I planned on staying for about ten minutes but I felt so good that I simply refilled my pack, ate a little food, and took off. My water pack had sprung a leak, the only real hitch of the day, so I had to carry a one-liter water bottle and I reloaded my pack with another 800 calories of food. The second leg was a 27 mile stretch that was truly cruel in the way it twisted up, down, then back up the mountain. This was the point that in the race that tested me the most, and it did not take long. Around mile 24, I began to feel the twitches of impending leg cramps. I decided I had to push through them, but the precarious situation I found myself in reminded me of a specific road trip from my college days. I was driving late at night through the smoky mountains in North Carolina with two friends when we found ourselves in the middle of a blizzard. As the roads became covered in ice and snow, my SUV would fishtail as soon as we hit 30mph, but I feared that if we stopped the car might not have enough traction to start up again. That was how I ran for the next 10 miles; too fast and I would cramp, and I knew that if I stopped and I would never finish the race. Amazingly, pushing through worked and my legs began to feel better the longer I ran, with one big exception. I had read about DOMS (delayed onset of muscle soreness) that comes from the eccentric pounding of downhill running, but training in Florida just didn’t give me much of a chance to experience it firsthand. At mile 30, we became well acquainted.
Suddenly, as if a switch had been flipped, my legs would not release to allow me to run downhill. I had to catch myself with each descending step, further exacerbating the pain. It occurred to me as I painfully, and slowly, descended a steep section of trail, that although I had already covered over 30 miles but still had more that a marathon left. I had been told that the last 15 miles bordered on demonic, so suffice to say the mental challenge began here. I told myself I had to get to Jackson Park, mile 40, before the sun got too low. This was more than just motivation, though, because my pace was so fast in the first leg that I decided not to bring my headlamp for the second leg. I reasoned that I would be back well before dark. Unfortunately, my pace slowed to 13 min/mile, then 15, and finally settled at 18 min/mile as the downhills took their toll. In this stretch, I passed perhaps half a dozen racers that had quit but had no choice but to continue because they were over ten miles from the nearest road crossing. I turned to God, literally, and asked for the strength to take one more step. Then I asked again. The spiritual aspect of running for me is two-fold. I feel God’s presence when I am disconnected from the world running through remote areas of wilderness, and I can feel His spirit in the creation all around me. I also turn to God when I am faced with my own weakness and limitations. As the sun moved lower, driven by desire and faith, my legs moved faster. I had to finish.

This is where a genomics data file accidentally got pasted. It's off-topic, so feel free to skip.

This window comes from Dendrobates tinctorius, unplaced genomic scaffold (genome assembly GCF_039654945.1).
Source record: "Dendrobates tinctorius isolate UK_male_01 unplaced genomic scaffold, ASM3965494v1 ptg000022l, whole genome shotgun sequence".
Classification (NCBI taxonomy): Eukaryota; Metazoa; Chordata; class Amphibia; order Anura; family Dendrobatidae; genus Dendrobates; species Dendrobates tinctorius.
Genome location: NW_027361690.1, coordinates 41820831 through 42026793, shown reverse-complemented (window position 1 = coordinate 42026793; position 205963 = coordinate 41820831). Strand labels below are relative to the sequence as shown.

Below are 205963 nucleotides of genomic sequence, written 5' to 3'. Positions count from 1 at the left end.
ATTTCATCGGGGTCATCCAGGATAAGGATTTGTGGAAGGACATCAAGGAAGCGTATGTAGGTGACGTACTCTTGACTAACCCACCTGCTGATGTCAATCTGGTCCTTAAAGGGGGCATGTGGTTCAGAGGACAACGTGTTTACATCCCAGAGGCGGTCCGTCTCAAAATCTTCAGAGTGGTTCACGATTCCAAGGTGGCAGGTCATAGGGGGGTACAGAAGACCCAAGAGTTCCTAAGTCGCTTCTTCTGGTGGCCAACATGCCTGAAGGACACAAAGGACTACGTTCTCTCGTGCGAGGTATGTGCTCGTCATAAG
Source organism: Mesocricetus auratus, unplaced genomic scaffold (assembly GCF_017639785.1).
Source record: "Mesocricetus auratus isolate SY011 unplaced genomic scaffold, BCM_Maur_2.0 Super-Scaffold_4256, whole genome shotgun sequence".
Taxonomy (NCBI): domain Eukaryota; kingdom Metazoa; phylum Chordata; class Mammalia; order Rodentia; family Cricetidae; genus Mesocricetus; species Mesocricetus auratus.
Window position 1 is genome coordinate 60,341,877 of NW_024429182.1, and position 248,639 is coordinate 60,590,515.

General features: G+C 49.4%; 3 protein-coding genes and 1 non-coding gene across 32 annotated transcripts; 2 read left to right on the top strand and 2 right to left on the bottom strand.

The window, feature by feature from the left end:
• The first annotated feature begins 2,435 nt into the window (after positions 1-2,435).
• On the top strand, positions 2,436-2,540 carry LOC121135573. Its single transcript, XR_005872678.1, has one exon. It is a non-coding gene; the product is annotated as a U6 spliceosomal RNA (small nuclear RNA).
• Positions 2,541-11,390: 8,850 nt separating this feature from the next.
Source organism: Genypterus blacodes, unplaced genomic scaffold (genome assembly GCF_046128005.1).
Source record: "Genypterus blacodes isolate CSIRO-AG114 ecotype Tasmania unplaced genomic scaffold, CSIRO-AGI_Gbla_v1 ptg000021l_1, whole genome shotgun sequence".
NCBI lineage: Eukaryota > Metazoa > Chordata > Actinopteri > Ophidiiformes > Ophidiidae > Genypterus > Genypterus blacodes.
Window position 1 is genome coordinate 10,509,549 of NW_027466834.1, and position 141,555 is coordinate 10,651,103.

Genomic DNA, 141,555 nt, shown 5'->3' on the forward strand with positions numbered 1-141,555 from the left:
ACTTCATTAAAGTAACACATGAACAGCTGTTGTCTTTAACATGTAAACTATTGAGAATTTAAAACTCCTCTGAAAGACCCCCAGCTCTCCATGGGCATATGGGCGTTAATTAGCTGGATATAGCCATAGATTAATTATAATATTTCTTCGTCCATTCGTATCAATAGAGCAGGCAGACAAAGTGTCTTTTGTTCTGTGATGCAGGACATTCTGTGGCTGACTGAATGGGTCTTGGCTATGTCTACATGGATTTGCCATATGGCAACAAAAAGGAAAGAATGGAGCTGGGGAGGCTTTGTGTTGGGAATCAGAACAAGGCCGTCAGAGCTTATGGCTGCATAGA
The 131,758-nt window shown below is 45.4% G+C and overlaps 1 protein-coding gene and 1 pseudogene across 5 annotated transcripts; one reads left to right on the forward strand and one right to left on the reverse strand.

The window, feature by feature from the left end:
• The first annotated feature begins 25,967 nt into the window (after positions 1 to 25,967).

I did reach my drop bag before dark, but of course this just meant that I now had to tackle 15 miles of ridiculous terrain by the light of a single headlamp. I stayed in place for just minutes, afraid my legs would get used to the rest, and headed out for one last leg. In an unexpected blessing, I was joined during this last section by an old friend that heard I was running and found me at a road crossing to act as a pacer. My pace was slow and steady and unchangeable, though, so he ran by my side adding light to the trail and keeping my mind distracted from the constant pain of each step. When the last mountain was crested, we emerged from the dark and headed down the homestretch of main street Ishpeming. I crossed the finish line as the 8th runner, but way behind the elite few, and graciously accepted a handshake and smile from the race director. In this war of attrition, it was a victory by sheer persistence. I would say it was a refusal to surrender, but in truth I think the key is to surrender to the pain but to continue running nonetheless. I thoroughly enjoyed the challenge and difficulty of this race, and I was overjoyed to have finished. In the end, this race was a matter of getting to the point where I truly didn’t feel I go any further and just taking another step. That is the beauty of running ultramarathons and the key to completing them. It is also the lesson I take from this race into the rest of my life.